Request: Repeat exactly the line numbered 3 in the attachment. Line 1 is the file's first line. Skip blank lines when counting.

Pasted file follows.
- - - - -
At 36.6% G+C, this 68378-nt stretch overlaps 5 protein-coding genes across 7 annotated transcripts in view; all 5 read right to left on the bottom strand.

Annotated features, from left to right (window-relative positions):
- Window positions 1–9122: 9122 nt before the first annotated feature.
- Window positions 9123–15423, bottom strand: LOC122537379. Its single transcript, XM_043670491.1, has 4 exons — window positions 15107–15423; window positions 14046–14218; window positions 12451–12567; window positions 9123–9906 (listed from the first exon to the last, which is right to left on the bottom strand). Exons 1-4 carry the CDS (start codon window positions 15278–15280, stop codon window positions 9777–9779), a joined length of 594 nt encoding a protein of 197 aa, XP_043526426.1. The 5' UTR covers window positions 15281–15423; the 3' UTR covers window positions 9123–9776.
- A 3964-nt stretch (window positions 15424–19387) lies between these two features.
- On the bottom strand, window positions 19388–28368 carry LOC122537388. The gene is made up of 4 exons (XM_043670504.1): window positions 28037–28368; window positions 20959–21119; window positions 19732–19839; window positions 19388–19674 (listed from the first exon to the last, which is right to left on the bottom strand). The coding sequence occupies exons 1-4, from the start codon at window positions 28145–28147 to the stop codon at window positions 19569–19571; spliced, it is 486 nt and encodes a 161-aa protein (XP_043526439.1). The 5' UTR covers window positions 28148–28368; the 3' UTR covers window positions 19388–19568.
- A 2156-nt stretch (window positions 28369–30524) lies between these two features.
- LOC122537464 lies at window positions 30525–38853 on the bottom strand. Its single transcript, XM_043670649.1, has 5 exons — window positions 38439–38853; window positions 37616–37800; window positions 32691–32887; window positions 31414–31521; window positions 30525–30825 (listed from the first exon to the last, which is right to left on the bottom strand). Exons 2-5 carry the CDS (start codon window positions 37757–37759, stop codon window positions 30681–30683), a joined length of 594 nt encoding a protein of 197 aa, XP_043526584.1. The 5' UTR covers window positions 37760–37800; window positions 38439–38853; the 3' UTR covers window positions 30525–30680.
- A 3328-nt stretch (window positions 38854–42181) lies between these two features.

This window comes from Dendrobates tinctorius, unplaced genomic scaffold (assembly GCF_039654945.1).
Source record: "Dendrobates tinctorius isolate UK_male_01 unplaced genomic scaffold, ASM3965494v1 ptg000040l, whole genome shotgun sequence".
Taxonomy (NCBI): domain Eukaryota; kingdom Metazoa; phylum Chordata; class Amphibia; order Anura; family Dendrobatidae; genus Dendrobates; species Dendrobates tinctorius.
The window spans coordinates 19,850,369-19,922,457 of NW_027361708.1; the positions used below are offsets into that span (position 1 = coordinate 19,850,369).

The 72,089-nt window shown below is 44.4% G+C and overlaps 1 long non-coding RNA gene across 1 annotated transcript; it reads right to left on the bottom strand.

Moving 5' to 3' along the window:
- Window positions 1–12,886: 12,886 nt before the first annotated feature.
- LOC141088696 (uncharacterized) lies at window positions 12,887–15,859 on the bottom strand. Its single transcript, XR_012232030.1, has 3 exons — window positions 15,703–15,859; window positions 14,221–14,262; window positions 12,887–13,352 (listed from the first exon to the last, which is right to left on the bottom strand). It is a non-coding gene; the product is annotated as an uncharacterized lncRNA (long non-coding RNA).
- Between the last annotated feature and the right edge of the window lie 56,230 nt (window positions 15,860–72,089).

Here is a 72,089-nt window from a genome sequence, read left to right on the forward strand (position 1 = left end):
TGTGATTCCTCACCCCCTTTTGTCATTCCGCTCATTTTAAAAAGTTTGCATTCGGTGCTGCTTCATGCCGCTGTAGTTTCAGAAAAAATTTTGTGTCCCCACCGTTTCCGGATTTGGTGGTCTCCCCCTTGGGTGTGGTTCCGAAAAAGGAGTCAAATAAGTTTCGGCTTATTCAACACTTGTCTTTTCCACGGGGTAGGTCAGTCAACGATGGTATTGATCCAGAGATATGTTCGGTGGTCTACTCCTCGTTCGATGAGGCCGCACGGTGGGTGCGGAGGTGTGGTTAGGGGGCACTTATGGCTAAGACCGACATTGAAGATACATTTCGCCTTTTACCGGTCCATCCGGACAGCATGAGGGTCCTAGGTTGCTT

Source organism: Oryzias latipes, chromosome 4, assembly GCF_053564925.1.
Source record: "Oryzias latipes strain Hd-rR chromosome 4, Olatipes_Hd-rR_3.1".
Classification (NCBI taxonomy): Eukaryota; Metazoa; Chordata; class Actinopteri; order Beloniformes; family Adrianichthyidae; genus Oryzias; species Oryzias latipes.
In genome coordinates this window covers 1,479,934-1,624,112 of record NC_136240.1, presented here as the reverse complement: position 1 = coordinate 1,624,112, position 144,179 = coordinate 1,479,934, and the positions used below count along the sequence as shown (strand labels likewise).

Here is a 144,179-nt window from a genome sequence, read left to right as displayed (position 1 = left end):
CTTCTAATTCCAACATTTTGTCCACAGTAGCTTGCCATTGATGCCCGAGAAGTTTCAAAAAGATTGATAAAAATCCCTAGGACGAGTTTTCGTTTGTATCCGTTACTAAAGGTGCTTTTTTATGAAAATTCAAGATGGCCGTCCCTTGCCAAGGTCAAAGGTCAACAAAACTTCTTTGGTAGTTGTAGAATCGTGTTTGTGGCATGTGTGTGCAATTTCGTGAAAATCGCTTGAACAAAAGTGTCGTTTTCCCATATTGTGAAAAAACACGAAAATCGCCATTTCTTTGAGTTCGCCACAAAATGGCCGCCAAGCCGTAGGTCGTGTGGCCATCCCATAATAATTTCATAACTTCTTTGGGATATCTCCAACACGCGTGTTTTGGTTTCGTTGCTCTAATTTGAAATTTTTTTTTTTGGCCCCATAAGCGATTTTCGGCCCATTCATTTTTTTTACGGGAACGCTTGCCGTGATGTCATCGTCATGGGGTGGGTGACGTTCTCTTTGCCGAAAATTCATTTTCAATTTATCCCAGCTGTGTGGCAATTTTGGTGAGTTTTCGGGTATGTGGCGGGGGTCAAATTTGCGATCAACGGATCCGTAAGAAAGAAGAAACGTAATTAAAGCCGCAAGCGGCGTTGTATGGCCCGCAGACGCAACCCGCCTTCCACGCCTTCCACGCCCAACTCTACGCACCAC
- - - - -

- Window positions 1–9122: 9122 nt before the first annotated feature.